a part of my life after many years, although we never met.
me tell you who I am. I grew up in a small farming community in Imperial
Valley. A town named Calexico on the border of Mexicali, Mexico, about
125 miles from San Diego. I was a boy 17 years of age when I arrived in
Korea. We were told that the action had ended. Yet while patrolling the
D.M.Z. two fellow Marines from How Company lost their lives to sniper fire.
Another Marine lost his leg while we were going through a mine field. Sgt
Lugo lost his mind because of extended duty. Another buddy lost his mind
after receiving a Dear John letter from his wife of seven years. In the
nine months that I spent with H-3-5, I became a man in mind and body but
most of all I grew in spirit.
had the honor (November 1954) of becoming Leatherneck of the month in the
Leatherneck magazine when correspondents were doing articles on on the
Fifth Marine Regiment in Korea. I happened to get involved with helping
and caring for Korean orphans. These children were abandoned by their mothers
because they were half breeds fathered by U.S. Military men, and were considered
outcasts. Six nuns were sent from France to set up and run a make shift
compound of tents to house these kids. There were 118 boys and girls ages
2 to 5 years old. I just happened to be there and Father Victor Ivers asked
me to help out.
was the beginning of my working with and becoming involved in helping kids.
I have been active and continue to be working with Boy Scouts of America.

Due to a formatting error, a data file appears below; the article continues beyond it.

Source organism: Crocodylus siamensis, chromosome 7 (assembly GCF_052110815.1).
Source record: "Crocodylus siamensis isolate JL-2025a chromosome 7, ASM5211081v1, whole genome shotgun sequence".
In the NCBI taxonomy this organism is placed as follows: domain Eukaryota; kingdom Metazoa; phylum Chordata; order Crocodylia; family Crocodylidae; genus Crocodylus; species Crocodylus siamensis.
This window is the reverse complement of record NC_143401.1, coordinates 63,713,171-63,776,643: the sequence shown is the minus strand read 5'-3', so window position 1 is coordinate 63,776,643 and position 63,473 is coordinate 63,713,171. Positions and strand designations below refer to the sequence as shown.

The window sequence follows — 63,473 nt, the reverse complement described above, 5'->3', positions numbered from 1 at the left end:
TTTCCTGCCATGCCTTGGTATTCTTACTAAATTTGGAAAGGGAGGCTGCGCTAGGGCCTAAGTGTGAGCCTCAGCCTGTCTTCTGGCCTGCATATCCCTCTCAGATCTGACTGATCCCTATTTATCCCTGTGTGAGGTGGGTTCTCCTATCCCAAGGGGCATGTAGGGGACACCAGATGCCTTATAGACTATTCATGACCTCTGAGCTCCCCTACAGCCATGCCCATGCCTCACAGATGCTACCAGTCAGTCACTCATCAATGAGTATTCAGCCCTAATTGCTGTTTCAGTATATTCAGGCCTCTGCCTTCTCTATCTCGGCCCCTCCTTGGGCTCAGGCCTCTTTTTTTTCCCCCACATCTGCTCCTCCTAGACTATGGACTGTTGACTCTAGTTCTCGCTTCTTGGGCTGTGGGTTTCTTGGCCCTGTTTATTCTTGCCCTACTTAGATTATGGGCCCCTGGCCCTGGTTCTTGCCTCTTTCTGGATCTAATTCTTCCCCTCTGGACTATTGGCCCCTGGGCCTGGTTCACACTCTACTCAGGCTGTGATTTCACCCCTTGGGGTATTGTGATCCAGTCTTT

I have been in scouting for the last 32 years, ever since my sons were
old enough to join the scouts. I love it and enjoy working with young boys,
helping to mold them and to become good productive citizens, especially
with so many single parents in today's society. The Lord has been good
to my wife and me. We are blessed with 5 sons, 3 daughters-in-law and 5
nine short months in Korea I became a man. I was drilled day after day
by the older Salts in being a good Marine, a tough Marine, and the main
thing they taught me was to take no S--- from anyone. Well, that's how
I went from Sgt to Private and I don't regret any of it. I was discharged
in 1956, stayed in San Diego, got married here and we have lived here ever
past year I attended the 5th Marine Regiment Anniversary at Camp Pendleton.
Meeting all those fellow Marines, young and old, especially those in wheelchairs
and those left crippled from combat was a moving and emotional for all
of us attending. Brother Marines I hope that I willbe able to meet most
of you if possibe. You are my heroes.